Exclusive Photos of Slash With Myles Kennedy and the Conspirators:
For everyone who’s been trying to figure out the meaning behind the Guns N’ Roses video “November Rain” since its release in 1992, you may want to stop trying because lead guitarist Slash doesn’t know either.
In a conversation with HuffPost Live about his new album “World On Fire,” the guitar legend made a shocking confession.
“To tell you the truth, I have no idea [what ‘November Rain’ is about],” Slash told host Marc Lamont Hill. “It was a concept. The song itself is pretty self-explanatory, but the video is so complex.”
The song appears on the band’s “Use Your Illusion I” album. Slash said when vocalist Axl Rose was writing it, “It was so epic, it was like a movie. And I, not being a huge fan of videos and making videos especially, I just showed up for my scenes.”
“I [wrote] my own scene,” he continued “… and I never paid attention to the rest of the whole production. So at the end of the day, I never really knew. I knew there was a wedding in there somewhere and I was not into the concept of the wedding.”
Slash said he even “frowned upon” the wedding idea because “it seemed to me like what I would do.”
Slash says he looks back on Guns Nâ€™ Roses’ debut Appetite For Destruction with pride â€“ but admits he never expected it to become the giant album itâ€™s proved to be.
The album has sold over 30 million copies worldwide, but the guitarist only ever thought it would make them a cult success.
Slash tells Linearock: â€œI’m so proud of the fact I was involved in a record that had that kind of impact. But if you were to tell me back then that’s what it was gonna be, I would never have believed you.
â€œIt was just a record made by these five characters and looking back on it, there was something that spoke to people in a certain way. It was a very streetwise band but with a very naive world view.
“It was a social commentary, but it wasn’t about the world at large â€“ it was internal angst that teenagers really related to. It was delivered with the kind of impact that really had a big effect on people.”
He continues: “It’s the combination of emotions and energy that couldn’t really be replicated â€“ it was just something that happened in the moment. I remember when the record was finished, I thought we’d be a really cool cult band.â€
Slash Featuring Myles Kennedy & The Conspirators released new album World On Fire this week via a Classic Rock fanpack â€“ four weeks ahead of the albumâ€™s regular UK release date date of October 13. Copies can be purchased here or bought with Â£2 off the retail price from participating WH Smiths stores.
Meanwhile, Slash and Myles Kennedy will be Nicky Horneâ€™s guests on the Classic Rock Magazine Show on TeamRock radio on September 22 at 6pm. In an hour-long session, the pair touch on all aspects of the new album and reveal the thrill of playing music together.
Slash has commented on a story in Paul Stanley’s autobiography in which the KISS frontman claimed that he had to teach the former GUNS N’ ROSES guitarist a basic lesson in rock and roll diplomacy more than 25 years ago.
In “Face The Music: A Life Exposed”, Stanley recalled the time he was asked to meet with the members of GUNS N’ ROSES, who were about to start work on their now-classic debut album, “Appetite For Destruction” album. Although Stanley claims he wasn’t all that impressed at first, describing guitarist Izzy Stradlin as “unconscious, with drool coming out of the side of his mouth,” and Slash as “half-comatose,” the KISS guitarist-vocalist was nice enough to show Slash how to tune his guitar in the five-string open-G method preferred by Keith Richards, and offered to put the GN’R axeman in touch with people who could get him free guitars. Paul then went to go see GUNS N’ ROSES play two small Los Angeles-area club shows, which he described as “stupendous.” According to Ultimate Classic Rock, it was an incident at the second of those concerts that created the initial rift between Slash and Stanley. “They weren’t happy with the guy mixing their sound,” Stanley wrote in his book. “And Slash asked me out of the blue to help out. Decades later, Slash’s recollections of the night would be faulty at best. He liked to pretend I had dared to meddle with their sound.”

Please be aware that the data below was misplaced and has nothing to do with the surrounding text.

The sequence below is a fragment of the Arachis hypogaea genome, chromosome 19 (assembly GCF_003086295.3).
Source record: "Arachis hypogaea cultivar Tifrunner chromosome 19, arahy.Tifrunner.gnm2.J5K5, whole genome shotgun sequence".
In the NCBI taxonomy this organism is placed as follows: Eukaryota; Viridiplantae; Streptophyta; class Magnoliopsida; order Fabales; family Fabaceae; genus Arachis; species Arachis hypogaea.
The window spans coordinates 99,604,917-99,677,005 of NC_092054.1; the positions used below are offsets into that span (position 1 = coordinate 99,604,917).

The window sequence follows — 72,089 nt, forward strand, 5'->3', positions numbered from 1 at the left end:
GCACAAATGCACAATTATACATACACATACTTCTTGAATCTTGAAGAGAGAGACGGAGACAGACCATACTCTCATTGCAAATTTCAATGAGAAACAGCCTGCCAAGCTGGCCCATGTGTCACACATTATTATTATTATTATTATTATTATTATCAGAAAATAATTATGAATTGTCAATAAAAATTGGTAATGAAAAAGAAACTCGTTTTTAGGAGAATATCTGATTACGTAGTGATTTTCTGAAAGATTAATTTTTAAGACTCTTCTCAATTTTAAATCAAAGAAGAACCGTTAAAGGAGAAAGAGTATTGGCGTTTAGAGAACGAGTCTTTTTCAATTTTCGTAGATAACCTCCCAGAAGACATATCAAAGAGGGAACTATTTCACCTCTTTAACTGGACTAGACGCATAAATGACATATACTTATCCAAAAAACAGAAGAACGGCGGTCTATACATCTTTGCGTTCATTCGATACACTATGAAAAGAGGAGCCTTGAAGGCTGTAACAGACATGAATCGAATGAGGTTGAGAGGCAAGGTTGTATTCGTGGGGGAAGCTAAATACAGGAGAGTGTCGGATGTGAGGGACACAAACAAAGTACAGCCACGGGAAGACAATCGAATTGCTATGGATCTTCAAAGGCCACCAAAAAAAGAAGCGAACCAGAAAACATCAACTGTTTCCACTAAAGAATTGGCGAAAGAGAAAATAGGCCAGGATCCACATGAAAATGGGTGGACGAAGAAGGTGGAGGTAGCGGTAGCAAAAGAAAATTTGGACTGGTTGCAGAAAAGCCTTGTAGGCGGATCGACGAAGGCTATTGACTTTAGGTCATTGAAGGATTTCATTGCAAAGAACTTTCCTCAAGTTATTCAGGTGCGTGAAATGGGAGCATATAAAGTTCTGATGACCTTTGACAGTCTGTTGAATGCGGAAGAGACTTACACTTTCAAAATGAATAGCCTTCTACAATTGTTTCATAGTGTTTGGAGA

Stanley continued: “Immediately after my interactions with the band, I started to hear lots of stories Slash was saying behind my back â€” he called me gay, made fun of my clothes, all sorts of things designed to give him some sort of rock credibility at my expense. This was years before his top hat, sunglasses and dangling cigarette became a cartoon costume that he would continue to milk with the best of us for decades.”
According to Stanley, he next spoke to Slash a few months later when the GN’R guitarist called up to see if Stanley could still set him up with those free guitars. “You want me to help you get guitars after you went around saying all that shit about me behind my back?” Stanley said he told Slash. “You know, one thing youâ€™re going to have to learn is not to air your dirty laundry in public. Nice knowing you. Go fuck yourself.”
In a recent interview with Germany’s Rock Hard magazine, Slash revealed that he hadn’t yet read Stanley’s book, but more or less confirmed the KISS frontman’s version of events. He said (see video below): “What happened wasâ€¦ I don’t wanna bring it all up againâ€¦ But he had come around to produce GUNS N’ ROSES way back in the day, before we actually made the first record [1987’s ‘Appetite For Destruction’]. And at some point, we decided we didn’tâ€¦ We never, actually, were interested in working with him. But we sort of had him around because he was Steve Adler’s [original GUNS N’ ROSES drummer] hero. Anyway, and so, at that time, I’d done an interview for the ‘Calendar’ [section] in the [Los Angeles] Times, and I’d said something derogatory about him. And then, months later, [I] realized that he had an arrangement with B.C. Rich, and I was looking to try and get a guitar to record the ‘Appetite’ record, and asked him if he would hook me up with some B.C. Riches. And he said something along the lines of, ‘You shouldn’t air your dirty laundry in public,’ having to do with him. ‘So, no, I won’t help you.’ And I was, like, ‘OK.’ And we didn’t speak for years after that. It was only until roughly 2006 that we got reacquainted when I was doing the KISS ‘Rock Honors’ for VH1 and we sort of let bygones be bygones. And so we’re more or less cool now.”